What are cryptos?
According to the European Commission’s definition, cryptos are a digital representation of value or rights which may be transferred and stored electronically, using distributed ledger technology, such as in a blockchain, or similar technology.
In a way, a crypto is an item recorded in a kind of digital ledger or register. These items are not stored centrally, but spread across several computers, using distributed ledger technology (DLT). There is no authority managing this process.
Backed and unbacked cryptos
We distinguish between backed and unbacked cryptos. Unbacked crypto assets are values or rights that exist only in the DLT. They are nothing more than entries in a distributed ledger.
Conversely, backed cryptos represent underlying assets (values) that exist outside the DLT. They are issued and purchased by parties that undertake to buy and sell the underlying backing assets in the traditional economic or financial system.
Cryptos are not suitable as money
We do not consider unbacked cryptos as money, as their prices are too volatile. Money functions as a means of payment, a store of value and a unit of account. Cryptos cannot perform all these functions effectively.
Because there are no underlying assets and there is no monetary authority that stabilises their value, the value of cryptos is highly uncertain. Because there are so many different cryptos, with no links between them, they are also unsuitable as units of account. It would be very confusing to display prices in Bitcoin, Ether, Sol, Ada, XRP, etc. Users of crypto assets seem to be of the same opinion. A mere 3% of Dutch crypto holders say they have used them to purchase something in 2022.
Buying and selling cryptos
While unbacked cryptos are unsuitable as a means of payment, they are attractive for gambling. Despite warnings and the real risk of losing money, cryptos are becoming increasingly popular. In the summer of 2022, an estimated 14% of the Dutch population held cryptos. However uncertain they are, many people seem to be in fear of missing out.
Many types of cryptos are in circulation. New ones are introduced on a daily basis, while others disappear. Well-known cryptos are Bitcoin and Ether. There is no financial authority regulating their value.
Besides crypto developers, there are also brokers, trading platforms and various other types of service providers in the market. This whole infrastructure has been likened to an ecosystem. Because of its complexity, anonymity and unclear governance structures, this ecosystem seems more prone to market failure than traditional financial markets.
Anyone can create cryptos and enter the crypto market, which has all sorts of consequences. Risks of theft or of loss caused by deception or insider trading are not uncommon. The impression many consumers must have is one of the Wild West, with traders acting as trigger-happy “crypto cowboys”.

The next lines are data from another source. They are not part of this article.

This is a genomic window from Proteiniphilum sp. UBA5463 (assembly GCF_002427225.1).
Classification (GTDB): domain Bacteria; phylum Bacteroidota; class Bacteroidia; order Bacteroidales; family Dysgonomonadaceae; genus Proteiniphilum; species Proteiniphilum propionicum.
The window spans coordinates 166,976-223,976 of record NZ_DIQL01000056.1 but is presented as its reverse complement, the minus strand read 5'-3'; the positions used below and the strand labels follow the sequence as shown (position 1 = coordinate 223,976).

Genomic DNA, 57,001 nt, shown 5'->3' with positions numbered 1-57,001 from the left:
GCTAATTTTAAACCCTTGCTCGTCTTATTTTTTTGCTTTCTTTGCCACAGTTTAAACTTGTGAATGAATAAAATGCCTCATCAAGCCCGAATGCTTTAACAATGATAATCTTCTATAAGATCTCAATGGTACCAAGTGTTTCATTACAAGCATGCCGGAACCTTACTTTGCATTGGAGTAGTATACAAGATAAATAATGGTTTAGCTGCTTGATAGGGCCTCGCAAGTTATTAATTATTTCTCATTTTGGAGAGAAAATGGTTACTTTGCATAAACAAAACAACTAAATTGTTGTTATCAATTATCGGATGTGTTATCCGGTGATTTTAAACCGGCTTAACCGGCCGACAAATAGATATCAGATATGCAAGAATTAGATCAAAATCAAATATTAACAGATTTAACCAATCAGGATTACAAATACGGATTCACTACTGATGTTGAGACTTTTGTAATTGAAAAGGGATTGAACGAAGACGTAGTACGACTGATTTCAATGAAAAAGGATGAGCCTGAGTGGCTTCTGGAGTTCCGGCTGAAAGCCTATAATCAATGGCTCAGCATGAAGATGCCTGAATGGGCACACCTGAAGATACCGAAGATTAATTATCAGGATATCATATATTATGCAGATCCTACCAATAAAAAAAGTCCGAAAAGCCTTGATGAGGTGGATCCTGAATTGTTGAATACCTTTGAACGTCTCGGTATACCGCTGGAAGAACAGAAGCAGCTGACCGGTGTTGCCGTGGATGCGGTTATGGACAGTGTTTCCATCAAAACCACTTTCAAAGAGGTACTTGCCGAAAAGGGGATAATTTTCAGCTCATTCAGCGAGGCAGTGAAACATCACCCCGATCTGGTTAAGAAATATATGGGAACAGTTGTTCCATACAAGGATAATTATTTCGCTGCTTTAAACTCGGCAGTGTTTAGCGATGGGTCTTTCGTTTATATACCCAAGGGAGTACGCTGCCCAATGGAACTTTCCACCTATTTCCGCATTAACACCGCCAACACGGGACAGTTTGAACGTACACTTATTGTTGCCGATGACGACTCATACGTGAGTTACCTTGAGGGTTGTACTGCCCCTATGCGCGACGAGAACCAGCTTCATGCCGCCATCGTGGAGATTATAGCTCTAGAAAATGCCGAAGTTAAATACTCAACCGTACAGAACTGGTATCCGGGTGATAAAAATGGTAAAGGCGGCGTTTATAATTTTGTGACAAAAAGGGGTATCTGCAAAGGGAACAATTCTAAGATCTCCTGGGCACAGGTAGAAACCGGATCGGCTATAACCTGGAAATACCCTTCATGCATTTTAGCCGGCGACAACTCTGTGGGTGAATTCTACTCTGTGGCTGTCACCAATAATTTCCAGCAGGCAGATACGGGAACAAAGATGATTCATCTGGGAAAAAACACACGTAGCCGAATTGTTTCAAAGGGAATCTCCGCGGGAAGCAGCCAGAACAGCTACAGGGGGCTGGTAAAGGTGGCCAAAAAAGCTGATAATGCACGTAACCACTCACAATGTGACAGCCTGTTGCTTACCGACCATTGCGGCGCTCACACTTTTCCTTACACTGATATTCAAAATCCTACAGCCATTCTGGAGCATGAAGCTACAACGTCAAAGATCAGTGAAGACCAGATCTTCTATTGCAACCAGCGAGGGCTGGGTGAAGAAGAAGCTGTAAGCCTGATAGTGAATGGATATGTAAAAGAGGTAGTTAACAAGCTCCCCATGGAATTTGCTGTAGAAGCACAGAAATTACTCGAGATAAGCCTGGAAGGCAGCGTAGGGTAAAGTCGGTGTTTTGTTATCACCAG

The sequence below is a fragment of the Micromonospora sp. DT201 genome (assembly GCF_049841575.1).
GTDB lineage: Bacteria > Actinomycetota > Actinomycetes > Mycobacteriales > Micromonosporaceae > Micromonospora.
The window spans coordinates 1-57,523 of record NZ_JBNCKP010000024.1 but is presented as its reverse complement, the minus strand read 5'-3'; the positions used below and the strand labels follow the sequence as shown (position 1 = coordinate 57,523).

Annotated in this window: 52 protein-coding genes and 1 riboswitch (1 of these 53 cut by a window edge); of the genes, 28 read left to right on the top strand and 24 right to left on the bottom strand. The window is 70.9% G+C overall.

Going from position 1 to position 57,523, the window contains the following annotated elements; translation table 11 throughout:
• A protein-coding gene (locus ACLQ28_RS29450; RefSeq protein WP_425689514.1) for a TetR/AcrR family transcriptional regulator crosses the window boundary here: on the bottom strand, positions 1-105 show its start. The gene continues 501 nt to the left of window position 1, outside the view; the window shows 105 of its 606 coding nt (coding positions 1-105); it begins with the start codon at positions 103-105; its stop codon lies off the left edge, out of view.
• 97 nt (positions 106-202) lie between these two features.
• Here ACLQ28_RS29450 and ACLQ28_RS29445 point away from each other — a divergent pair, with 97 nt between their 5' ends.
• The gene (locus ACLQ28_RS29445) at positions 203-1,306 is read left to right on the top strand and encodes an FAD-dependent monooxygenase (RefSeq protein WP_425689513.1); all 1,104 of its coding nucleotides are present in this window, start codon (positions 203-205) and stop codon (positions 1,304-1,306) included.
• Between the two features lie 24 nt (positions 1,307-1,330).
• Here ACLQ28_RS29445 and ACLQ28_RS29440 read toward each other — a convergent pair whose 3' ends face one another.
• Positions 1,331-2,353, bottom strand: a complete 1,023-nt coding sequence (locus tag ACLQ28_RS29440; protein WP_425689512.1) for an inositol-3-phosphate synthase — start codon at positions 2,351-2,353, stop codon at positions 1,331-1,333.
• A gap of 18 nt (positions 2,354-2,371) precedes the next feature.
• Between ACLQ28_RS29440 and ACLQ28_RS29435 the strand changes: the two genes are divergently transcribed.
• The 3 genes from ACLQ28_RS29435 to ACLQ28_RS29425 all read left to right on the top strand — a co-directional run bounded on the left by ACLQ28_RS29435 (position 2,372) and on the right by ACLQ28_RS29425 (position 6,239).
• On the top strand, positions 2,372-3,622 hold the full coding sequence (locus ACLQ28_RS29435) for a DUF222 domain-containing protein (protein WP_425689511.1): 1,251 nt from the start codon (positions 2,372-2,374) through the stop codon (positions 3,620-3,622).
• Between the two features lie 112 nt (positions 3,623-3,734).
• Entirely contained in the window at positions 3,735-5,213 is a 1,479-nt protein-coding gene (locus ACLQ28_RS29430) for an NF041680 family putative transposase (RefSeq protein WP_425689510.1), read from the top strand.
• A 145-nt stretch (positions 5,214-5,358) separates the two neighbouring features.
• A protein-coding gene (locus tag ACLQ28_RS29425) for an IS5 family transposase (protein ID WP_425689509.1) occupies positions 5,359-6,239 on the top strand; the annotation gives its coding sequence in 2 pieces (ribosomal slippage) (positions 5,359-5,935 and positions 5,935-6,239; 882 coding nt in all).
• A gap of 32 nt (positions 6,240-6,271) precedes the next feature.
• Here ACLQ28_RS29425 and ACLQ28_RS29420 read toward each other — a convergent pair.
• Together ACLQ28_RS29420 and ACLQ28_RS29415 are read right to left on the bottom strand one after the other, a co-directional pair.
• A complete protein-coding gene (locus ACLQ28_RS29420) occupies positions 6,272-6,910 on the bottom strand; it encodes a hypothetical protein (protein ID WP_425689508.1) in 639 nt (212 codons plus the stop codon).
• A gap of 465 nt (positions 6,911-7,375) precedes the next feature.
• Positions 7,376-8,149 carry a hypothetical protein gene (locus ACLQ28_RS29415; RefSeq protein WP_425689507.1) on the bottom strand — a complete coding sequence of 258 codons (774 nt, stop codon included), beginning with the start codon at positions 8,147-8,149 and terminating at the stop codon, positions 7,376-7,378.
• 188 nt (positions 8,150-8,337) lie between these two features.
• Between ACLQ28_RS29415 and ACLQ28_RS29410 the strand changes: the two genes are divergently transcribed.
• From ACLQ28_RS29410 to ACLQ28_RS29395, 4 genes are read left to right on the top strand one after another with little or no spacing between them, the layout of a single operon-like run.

Risks for consumers
While cryptos cannot be considered a means of payment, they are not securities either, like shares in a company, or bonds. People who buy unbacked cryptos speculate on an increase in value. The large price fluctuations mean such increases may occur, but major losses are also possible. So unbacked crypto trading is more like gambling, and has similar risks:
- Unbacked cryptos have no fixed value.
- Cryptos are prone to theft (hacking).
- The crypto market is complex.
- There is no safety net to absorb big losses, in the way the deposit guarantee scheme helps out customers of a failing bank.
- The crypto market is currently not as closely supervised as other financial markets.
Consumer protection and education
There is currently little legislation to protect consumers when purchasing cryptos. However, new legislation is forthcoming. Until then, DNB and the AFM can only warn about the risks. In summer 2022, the Dutch Ministry of Finance launched a crypto education campaign for young people: Slim in Crypto - SIC - Wijzer in geldzaken.
DNB and the AFM have different roles. DNB's main task is to ensure the stability of our financial system, while the AFM seeks to protect consumers from irresponsible risks. For cryptos, such protection is not yet sufficiently in place. Additional rules have been drafted in the European context, but they have not yet entered into force.
Risks, rules and supervision
The accessibility and anonymity of cryptos make them highly suitable for illicit purposes. There are significant risks in terms of money laundering, tax evasion, privacy and consumer protection.
We currently only supervise crypto parties under the Anti-Money Laundering and Anti-Terrorist Financing Act (Wet ter voorkoming van witwassen en financieren van terrorisme – Wwft) and the Sanctions Act (Sanctiewet – Sw). This means firms providing exchange services between virtual money (cryptos) and regular (fiat) money and custodial wallet providers must register with us. Insurers and banks are also subject to consumer protection and financial stability rules, but there are no such rules yet for crypto service providers.
While the future of cryptos is uncertain, they are here to stay. Crypto markets are changing, and regulation must move with those changes, but there will always be a time lag.
We are researching this and we are working within national and international forums to develop standards for this new market so that it meets the same requirements as traditional financial markets.
It is the task of crypto regulation to mitigate the risks involved. Given that those risks present themselves internationally, they must be addressed internationally. This is why European legislation is forthcoming – the Markets in Crypto-Asset Regulation (MiCAR).
The main objectives of this new set of rules are:
- Providing legal certainty
- Supporting and promoting innovation
- Protecting consumers
- Ensuring financial stability
MiCAR is expected to come into force in 2024. Find out more about MiCAR.